Revisiting a taxonomy of social anxiety and assertiveness in adolescence: evidence for a cognitive approach

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Author list: Vagos P, Pereira A
Publication year: 2020
Journal: Current Psychology (1936-4733)
ISSN: 1936-4733
eISSN: 1046-1310
Languages: English-Great Britain (EN-GB)


Abstract

This research explored a taxonomy combining social anxiety and assertiveness and further applied a cognitive approach for predicting those constructs in adolescents. Participants were 679 adolescents (mean age = 16.68; 61.3% female) who self-reported on interpersonal assertive schemas, negative automatic social thoughts, social anxiety, and assertive behavior. Social anxiety and assertive behavior were grouping variables in a cluster analysis, resulting in three groups: assertive, indifferent, and socially anxious adolescents. The moderator role of the groups was then studied within a structural equation model proposing both social anxiety and assertive behavior to be predicted by cognitive schemas and automatic thoughts. This model fitted all three groups, portraying assertive behavior as directly predicted by cognitive structures whereas social anxiety was directly dependent on automatic thoughts. Assertive deficit and social anxiety seem to co-occur and fit within a theoretical and practical cognitive approach, demanding careful consideration of specific symptomology in adolescent social anxiety.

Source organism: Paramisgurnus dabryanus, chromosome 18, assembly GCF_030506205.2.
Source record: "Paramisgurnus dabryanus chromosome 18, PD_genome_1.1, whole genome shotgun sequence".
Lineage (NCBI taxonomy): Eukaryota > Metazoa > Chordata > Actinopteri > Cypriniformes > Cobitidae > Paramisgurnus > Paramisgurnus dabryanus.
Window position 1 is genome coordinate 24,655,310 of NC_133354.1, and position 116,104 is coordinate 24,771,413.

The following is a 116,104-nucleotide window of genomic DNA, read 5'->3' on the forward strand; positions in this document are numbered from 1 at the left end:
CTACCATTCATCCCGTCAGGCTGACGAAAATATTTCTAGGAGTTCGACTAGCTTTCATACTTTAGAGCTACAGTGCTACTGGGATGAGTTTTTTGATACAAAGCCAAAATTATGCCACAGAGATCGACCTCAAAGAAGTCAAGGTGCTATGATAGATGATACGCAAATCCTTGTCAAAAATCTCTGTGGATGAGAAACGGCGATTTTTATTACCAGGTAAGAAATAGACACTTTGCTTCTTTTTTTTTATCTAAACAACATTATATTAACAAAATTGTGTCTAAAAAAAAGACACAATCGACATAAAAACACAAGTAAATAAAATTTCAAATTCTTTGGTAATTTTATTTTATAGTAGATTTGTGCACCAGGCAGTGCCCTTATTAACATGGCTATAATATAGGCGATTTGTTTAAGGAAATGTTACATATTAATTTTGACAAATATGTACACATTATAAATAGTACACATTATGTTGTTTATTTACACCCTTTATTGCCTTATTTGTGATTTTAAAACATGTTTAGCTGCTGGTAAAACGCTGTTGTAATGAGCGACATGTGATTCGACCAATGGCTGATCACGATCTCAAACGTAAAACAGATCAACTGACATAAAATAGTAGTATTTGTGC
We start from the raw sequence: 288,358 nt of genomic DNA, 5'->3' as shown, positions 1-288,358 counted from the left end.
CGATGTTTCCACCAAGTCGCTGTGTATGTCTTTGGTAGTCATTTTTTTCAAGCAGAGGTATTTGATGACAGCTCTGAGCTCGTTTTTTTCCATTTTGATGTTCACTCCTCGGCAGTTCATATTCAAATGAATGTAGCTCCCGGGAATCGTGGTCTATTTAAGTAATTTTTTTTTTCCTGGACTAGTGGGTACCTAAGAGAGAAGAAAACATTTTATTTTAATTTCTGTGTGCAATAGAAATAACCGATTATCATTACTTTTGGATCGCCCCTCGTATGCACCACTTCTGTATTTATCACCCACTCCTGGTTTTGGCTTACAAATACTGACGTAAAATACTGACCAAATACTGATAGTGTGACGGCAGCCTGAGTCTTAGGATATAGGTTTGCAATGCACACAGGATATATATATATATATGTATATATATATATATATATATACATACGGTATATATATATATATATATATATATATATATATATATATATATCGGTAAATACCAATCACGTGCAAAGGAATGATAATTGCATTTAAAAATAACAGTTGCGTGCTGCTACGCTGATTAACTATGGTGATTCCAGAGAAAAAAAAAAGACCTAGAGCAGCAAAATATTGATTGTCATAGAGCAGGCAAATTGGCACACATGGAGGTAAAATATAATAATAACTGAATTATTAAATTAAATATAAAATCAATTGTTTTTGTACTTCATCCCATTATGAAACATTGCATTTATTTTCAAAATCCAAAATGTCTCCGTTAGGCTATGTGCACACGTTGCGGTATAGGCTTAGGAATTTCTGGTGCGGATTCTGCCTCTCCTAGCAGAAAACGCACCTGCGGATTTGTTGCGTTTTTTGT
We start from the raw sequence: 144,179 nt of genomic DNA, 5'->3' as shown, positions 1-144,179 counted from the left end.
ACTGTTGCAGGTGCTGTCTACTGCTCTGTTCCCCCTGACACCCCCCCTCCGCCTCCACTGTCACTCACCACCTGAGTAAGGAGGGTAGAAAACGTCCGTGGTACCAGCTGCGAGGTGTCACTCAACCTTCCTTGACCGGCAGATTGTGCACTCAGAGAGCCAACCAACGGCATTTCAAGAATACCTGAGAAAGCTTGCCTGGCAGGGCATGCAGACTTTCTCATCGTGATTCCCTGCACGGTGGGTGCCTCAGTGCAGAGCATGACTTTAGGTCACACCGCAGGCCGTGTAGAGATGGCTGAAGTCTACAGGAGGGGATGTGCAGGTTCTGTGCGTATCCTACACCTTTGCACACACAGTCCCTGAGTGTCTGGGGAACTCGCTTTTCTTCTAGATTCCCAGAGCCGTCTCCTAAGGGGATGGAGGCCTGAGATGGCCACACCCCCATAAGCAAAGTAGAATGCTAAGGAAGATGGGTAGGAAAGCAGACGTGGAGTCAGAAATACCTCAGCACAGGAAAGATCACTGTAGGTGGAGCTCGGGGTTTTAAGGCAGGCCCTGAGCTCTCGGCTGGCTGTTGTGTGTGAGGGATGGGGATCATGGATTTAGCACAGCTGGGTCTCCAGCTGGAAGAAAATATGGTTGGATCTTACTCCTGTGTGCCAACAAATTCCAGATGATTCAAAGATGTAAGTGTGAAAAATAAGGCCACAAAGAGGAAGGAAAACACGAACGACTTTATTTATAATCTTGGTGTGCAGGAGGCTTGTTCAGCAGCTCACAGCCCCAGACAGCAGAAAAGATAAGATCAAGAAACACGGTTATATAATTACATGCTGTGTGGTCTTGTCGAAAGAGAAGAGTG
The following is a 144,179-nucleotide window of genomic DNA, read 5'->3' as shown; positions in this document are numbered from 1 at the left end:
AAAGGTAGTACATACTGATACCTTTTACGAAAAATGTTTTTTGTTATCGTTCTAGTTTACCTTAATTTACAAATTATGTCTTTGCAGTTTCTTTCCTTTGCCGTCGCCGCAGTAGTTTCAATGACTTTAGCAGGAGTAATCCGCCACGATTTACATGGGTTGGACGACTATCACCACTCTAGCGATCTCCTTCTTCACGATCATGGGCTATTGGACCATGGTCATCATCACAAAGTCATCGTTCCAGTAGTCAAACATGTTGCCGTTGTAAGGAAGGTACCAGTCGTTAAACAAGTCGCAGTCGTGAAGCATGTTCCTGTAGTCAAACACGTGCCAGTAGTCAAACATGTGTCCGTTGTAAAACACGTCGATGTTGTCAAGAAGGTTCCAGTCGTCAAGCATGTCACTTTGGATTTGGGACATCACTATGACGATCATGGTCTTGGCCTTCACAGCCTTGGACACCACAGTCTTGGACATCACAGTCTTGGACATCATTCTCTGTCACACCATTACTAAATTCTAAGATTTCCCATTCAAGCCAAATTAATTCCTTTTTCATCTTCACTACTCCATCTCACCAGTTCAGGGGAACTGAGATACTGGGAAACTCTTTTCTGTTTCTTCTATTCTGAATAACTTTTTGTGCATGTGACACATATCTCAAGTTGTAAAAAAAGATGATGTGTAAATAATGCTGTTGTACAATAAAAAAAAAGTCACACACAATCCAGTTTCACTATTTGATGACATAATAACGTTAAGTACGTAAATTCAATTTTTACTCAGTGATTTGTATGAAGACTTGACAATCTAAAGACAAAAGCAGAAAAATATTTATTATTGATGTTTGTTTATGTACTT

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Last updated on 2021-18-05 at 18:04